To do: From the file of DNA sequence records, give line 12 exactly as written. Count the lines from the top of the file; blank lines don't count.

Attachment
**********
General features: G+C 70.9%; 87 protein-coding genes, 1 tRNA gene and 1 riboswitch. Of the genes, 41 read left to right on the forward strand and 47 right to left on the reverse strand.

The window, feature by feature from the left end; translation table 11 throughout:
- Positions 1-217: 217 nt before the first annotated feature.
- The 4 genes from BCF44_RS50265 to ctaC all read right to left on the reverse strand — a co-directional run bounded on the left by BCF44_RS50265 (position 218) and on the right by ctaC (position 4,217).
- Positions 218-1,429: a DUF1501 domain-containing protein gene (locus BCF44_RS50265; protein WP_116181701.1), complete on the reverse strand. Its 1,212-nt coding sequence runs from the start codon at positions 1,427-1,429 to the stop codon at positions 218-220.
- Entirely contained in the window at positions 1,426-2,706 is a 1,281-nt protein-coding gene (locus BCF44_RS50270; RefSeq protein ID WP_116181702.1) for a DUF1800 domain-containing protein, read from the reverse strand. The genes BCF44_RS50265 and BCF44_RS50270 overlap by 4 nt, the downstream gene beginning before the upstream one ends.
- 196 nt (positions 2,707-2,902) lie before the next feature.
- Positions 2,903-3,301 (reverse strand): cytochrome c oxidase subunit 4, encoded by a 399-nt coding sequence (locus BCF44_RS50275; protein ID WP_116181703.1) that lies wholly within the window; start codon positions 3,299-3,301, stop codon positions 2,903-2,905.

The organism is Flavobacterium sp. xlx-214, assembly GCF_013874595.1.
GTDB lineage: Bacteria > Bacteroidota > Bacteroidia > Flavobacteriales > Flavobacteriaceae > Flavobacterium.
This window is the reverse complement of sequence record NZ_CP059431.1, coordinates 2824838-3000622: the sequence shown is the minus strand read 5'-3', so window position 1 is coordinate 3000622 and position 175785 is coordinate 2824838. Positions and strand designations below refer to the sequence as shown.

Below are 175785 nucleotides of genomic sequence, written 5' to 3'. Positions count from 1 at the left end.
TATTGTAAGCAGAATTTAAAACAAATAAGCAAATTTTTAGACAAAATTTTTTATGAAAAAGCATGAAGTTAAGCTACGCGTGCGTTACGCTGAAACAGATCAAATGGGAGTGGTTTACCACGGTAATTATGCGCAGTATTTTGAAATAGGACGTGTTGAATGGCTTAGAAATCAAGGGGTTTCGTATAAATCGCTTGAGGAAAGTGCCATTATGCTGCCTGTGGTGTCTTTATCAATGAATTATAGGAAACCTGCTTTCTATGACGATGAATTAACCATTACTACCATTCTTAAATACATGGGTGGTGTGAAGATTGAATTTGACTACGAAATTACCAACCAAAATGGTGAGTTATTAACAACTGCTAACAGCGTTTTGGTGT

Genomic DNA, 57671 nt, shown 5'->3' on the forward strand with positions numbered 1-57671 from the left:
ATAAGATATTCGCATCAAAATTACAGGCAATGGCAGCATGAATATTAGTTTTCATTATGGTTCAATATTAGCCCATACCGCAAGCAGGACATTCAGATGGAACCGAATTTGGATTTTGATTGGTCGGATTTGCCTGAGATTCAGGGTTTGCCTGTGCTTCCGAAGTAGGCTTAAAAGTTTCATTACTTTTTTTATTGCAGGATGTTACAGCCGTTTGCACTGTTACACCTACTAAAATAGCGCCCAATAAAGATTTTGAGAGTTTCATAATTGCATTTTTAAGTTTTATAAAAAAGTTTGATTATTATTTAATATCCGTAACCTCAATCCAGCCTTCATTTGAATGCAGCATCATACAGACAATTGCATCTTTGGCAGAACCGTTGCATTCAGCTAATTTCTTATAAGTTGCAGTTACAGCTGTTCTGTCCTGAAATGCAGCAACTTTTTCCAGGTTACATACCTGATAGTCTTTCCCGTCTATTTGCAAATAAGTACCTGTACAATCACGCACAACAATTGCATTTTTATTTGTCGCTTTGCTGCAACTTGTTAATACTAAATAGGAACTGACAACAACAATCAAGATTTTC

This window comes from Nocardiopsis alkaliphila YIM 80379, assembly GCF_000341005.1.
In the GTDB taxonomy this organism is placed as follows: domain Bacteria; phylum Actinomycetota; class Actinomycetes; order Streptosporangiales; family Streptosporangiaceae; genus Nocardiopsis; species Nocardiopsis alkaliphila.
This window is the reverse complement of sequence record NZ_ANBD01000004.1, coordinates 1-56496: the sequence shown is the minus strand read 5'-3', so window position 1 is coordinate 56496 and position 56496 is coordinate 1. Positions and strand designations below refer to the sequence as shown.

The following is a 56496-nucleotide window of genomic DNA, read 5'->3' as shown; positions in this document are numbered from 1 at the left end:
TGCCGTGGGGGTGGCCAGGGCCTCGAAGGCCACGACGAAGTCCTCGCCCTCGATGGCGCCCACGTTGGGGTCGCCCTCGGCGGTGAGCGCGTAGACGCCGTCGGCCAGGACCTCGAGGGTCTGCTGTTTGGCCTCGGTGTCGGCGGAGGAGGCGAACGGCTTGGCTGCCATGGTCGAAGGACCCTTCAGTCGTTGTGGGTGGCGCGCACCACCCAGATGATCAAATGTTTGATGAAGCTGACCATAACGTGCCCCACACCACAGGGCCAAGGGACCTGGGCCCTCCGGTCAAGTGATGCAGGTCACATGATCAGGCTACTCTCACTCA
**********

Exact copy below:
Below are 175785 nucleotides of genomic sequence, written 5' to 3'. Positions count from 1 at the left end.